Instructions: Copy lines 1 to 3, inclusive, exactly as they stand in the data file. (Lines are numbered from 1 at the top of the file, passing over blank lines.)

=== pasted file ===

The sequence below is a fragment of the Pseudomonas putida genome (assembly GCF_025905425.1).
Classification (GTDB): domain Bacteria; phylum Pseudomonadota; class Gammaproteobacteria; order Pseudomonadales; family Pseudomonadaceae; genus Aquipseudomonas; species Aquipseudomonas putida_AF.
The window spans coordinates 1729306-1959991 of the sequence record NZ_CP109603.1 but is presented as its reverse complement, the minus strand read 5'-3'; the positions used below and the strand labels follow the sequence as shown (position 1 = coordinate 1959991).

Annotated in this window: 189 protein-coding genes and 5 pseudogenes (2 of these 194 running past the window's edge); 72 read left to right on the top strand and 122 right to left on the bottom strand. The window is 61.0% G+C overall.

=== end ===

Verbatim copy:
The sequence below is a fragment of the Pseudomonas putida genome (assembly GCF_025905425.1).
Classification (GTDB): domain Bacteria; phylum Pseudomonadota; class Gammaproteobacteria; order Pseudomonadales; family Pseudomonadaceae; genus Aquipseudomonas; species Aquipseudomonas putida_AF.
The window spans coordinates 1729306-1959991 of the sequence record NZ_CP109603.1 but is presented as its reverse complement, the minus strand read 5'-3'; the positions used below and the strand labels follow the sequence as shown (position 1 = coordinate 1959991).